Forum for Science, Industry and Business

Sponsored by:     3M 
Search our Site:

 

Inkjet process to print flexible touchscreens cost-efficiently

15.04.2016

Mobile phones and smart phones still haven‘t been adapted to the carrying habits of their users. The displays of the innumerable phones and pods are rigid and do not yield to the anatomical forms adopted by the people carrying them. By now it is no longer any secret that the big players in the industry are working on flexible displays.

How to produce suitable coatings for those cost-efficiently will be demonstrated by INM – Leibniz-Institute for New Materials at stand B46 in hall 2 at this year's Hannover Messe as part of the leading trade fair for R & D and Technology Transfer which takes place from 25th to 29th April.


Inkjet process to print flexible touchscreens cost-efficiently.

Copyright: INM

The INM will be presenting flexible touch screens, which are printed on thin plastic foils with recently developed nanoparticle inks, using transparent, conductive oxides (TCOs). These inks are suitable for a one-step printing process.

Thus transparent lines and patterns are obtained by inkjet printing or alternatively by direct gravure printing, which are electrically conductive even after bending. Thus, a one-step-printing process for cost-efficient TCO structures is enabled.

Conductive coatings with TCOs are usually applied by means of high vacuum techniques such as sputtering. For patterning of the TCO coatings additional cost-intensive process steps are necessary, for example photolithography and etching.

“We use the TCOs to produce nanoparticles with special properties,” explains Peter William de Oliveira, Head of the Optical Materials Program Division. “The TCO ink is then created by adding a solvent and a special binder to these TCO particles. The binder performs several tasks here: it not only makes the TCO nanoparticles adhere well on the substrate; it also increases the flexibility of the TCO coating: in this way, the conductivity is maintained even when the films are bent”.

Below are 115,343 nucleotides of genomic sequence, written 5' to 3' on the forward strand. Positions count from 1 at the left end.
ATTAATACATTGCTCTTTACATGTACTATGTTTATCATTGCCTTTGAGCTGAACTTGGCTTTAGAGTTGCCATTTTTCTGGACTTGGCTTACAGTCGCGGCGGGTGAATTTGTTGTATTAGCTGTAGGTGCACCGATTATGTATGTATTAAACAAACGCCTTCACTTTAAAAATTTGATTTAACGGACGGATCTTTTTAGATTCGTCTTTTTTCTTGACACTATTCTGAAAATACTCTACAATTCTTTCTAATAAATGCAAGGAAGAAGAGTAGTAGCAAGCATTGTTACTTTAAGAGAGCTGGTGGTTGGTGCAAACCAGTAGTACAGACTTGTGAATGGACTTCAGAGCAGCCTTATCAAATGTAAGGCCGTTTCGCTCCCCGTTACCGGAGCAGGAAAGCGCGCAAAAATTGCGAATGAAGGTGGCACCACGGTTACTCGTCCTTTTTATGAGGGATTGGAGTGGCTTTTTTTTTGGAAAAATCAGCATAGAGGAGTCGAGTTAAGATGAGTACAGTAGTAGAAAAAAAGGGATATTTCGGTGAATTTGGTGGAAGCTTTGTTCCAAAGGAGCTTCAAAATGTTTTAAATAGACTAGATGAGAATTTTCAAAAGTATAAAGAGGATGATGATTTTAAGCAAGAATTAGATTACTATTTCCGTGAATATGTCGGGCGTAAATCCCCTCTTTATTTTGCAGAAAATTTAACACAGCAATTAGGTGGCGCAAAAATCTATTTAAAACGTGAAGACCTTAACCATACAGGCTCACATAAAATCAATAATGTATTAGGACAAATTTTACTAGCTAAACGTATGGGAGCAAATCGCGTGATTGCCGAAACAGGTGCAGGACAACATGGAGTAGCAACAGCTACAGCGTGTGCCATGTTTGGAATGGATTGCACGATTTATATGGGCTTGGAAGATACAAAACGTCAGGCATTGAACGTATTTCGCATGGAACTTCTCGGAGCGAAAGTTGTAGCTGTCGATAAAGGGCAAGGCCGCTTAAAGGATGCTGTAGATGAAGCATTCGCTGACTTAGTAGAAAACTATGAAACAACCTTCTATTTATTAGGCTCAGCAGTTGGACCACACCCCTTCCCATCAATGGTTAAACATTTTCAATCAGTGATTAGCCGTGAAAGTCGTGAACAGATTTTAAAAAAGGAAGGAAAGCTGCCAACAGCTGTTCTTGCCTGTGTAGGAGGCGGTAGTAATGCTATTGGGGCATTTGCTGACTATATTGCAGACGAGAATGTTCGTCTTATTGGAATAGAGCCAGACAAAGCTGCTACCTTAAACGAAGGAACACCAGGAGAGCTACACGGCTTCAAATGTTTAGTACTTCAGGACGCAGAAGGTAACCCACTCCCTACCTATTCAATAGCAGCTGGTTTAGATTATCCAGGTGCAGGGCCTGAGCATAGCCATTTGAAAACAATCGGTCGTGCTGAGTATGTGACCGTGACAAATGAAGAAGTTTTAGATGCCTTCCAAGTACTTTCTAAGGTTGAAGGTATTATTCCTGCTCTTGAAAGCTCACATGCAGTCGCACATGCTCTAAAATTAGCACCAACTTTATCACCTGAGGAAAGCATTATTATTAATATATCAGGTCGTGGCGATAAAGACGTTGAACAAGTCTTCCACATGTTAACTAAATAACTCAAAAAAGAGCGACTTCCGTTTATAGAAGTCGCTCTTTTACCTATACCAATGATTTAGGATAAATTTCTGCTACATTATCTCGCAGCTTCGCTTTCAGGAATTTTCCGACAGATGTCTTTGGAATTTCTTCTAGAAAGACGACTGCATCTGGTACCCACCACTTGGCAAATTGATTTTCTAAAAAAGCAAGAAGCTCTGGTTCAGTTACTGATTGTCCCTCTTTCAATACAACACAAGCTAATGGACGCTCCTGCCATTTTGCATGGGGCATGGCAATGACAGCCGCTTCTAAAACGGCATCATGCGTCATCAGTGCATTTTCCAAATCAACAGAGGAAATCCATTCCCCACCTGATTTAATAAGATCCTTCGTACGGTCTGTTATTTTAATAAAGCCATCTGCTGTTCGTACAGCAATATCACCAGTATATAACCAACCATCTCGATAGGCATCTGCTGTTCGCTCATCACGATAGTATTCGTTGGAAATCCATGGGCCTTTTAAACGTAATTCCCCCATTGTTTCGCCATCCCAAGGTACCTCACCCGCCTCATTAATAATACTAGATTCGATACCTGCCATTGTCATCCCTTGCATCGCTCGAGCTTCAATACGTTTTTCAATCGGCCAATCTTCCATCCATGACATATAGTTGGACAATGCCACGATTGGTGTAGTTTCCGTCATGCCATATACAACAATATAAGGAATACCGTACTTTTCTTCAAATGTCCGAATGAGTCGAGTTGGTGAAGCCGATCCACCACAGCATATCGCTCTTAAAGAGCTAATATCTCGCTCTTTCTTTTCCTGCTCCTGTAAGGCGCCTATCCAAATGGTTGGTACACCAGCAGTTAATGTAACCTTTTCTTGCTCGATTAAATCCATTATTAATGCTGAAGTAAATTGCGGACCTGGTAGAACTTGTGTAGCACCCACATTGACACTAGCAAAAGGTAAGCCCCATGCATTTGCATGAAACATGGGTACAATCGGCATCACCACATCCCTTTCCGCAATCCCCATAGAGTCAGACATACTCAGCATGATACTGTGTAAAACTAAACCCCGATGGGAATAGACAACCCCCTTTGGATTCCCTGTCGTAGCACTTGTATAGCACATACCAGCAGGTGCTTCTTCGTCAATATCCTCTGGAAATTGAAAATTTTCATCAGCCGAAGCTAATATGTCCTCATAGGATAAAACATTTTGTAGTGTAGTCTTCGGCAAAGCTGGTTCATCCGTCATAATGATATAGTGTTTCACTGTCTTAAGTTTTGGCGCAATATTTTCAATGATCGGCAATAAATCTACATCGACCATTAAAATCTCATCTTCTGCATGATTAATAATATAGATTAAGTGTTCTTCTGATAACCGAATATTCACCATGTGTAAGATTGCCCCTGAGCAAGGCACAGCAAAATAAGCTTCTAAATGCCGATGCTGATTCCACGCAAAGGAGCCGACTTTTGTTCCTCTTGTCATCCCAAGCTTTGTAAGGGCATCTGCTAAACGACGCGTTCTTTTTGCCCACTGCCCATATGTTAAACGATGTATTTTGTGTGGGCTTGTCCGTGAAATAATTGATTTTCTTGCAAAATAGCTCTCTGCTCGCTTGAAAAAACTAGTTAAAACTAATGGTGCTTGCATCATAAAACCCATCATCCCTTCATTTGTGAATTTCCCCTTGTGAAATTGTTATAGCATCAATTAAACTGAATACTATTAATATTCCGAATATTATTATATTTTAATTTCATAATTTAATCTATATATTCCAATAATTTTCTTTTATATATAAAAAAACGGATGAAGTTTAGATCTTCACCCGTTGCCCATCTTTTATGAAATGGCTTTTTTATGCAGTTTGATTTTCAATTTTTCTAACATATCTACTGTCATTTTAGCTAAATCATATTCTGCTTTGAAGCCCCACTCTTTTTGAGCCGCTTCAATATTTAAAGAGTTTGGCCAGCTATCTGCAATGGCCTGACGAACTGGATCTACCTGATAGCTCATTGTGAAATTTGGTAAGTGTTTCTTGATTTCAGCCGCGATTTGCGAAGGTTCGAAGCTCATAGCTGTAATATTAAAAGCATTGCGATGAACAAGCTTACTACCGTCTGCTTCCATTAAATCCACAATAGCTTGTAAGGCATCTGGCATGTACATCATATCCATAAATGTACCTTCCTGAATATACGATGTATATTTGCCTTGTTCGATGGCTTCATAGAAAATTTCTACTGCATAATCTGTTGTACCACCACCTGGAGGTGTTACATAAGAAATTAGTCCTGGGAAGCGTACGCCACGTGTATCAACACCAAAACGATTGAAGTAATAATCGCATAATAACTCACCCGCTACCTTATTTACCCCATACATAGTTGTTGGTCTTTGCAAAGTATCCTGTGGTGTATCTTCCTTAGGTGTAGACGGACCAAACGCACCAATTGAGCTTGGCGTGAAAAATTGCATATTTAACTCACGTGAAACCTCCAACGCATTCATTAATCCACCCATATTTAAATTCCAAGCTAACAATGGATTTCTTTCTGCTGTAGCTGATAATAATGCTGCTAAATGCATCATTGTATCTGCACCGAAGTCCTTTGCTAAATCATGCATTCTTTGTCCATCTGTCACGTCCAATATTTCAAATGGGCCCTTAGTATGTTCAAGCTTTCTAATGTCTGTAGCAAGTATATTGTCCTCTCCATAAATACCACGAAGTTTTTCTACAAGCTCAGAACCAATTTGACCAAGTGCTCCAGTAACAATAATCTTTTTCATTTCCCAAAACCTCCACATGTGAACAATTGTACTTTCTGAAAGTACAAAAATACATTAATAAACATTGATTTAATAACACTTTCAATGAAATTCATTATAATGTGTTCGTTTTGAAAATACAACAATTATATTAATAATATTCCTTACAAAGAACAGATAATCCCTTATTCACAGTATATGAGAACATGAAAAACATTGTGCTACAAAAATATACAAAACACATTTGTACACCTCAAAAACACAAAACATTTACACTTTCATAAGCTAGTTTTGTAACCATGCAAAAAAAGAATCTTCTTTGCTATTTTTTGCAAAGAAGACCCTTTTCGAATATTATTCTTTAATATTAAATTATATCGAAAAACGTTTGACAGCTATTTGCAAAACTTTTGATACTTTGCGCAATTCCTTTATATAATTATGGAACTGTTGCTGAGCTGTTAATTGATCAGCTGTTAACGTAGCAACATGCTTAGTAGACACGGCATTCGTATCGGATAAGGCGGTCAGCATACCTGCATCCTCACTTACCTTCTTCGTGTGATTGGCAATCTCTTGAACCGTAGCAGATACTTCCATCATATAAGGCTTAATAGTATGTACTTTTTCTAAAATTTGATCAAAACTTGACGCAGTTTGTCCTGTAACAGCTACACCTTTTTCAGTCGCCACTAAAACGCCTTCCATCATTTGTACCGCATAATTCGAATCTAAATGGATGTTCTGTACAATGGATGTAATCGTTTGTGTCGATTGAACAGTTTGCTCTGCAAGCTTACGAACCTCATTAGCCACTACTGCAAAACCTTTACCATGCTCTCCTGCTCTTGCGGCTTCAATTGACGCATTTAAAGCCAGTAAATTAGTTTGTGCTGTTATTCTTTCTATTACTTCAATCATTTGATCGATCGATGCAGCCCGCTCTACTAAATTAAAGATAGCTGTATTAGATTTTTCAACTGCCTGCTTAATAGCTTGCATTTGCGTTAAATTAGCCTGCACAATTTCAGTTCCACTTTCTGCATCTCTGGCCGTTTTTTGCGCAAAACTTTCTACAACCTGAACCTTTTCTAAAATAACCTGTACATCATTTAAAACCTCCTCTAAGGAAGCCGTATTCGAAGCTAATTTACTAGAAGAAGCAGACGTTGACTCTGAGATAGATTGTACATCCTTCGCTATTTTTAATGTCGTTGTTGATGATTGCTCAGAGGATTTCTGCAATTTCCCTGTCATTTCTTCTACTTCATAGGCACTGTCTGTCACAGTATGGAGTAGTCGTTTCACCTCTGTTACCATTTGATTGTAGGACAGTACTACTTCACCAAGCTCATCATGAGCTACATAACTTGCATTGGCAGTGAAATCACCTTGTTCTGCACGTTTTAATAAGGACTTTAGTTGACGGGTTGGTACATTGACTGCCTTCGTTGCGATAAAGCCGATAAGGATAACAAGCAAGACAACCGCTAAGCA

The ink can be applied to the film directly by inkjet or gravure printing. After curing under UV light at low temperatures less than 130 degrees centigrade, the coating is completed.

The transparent, electronically conductive inks allow conductor tracks to be produced unproblematically even on a large scale by means of classic reel-to-reel processes. Initial trials at INM have been promising. The researchers all agree that the use of structured rollers will in the future allow large, structured conductive surfaces to be printed with a high throughput at low cost.

Your contact at the Booth:
Dr. Michael Opsölder
Jana Staudt

Your expert at INM:
Dr. Peter William de Oliveira
INM – Leibniz Institute for New Materials
Head Optical Materials
Head InnovationCenter INM
Phone: +49681-9300-148
OptiMat@leibniz-inm.de

INM conducts research and development to create new materials – for today, tomorrow and beyond. Chemists, physicists, biologists, materials scientists and engineers team up to focus on these essential questions: Which material properties are new, how can they be investigated and how can they be tailored for industrial applications in the future? Four research thrusts determine the current developments at INM: New materials for energy application, new concepts for medical surfaces, new surface materials for tribological applications and nano safety and nano bio. Research at INM is performed in three fields: Nanocomposite Technology, Interface Materials, and Bio Interfaces.
INM – Leibniz Institute for New Materials, situated in Saarbruecken, is an internationally leading centre for materials research. It is an institute of the Leibniz Association and has about 220 employees.

Weitere Informationen:

http://www.leibniz-inm.de/en
http://www.leibniz-gemeinschaft.de/en

Dr. Carola Jung | idw - Informationsdienst Wissenschaft

More articles from Trade Fair News:

nachricht High Resolution Laser Structuring of Thin Films at LOPEC 2017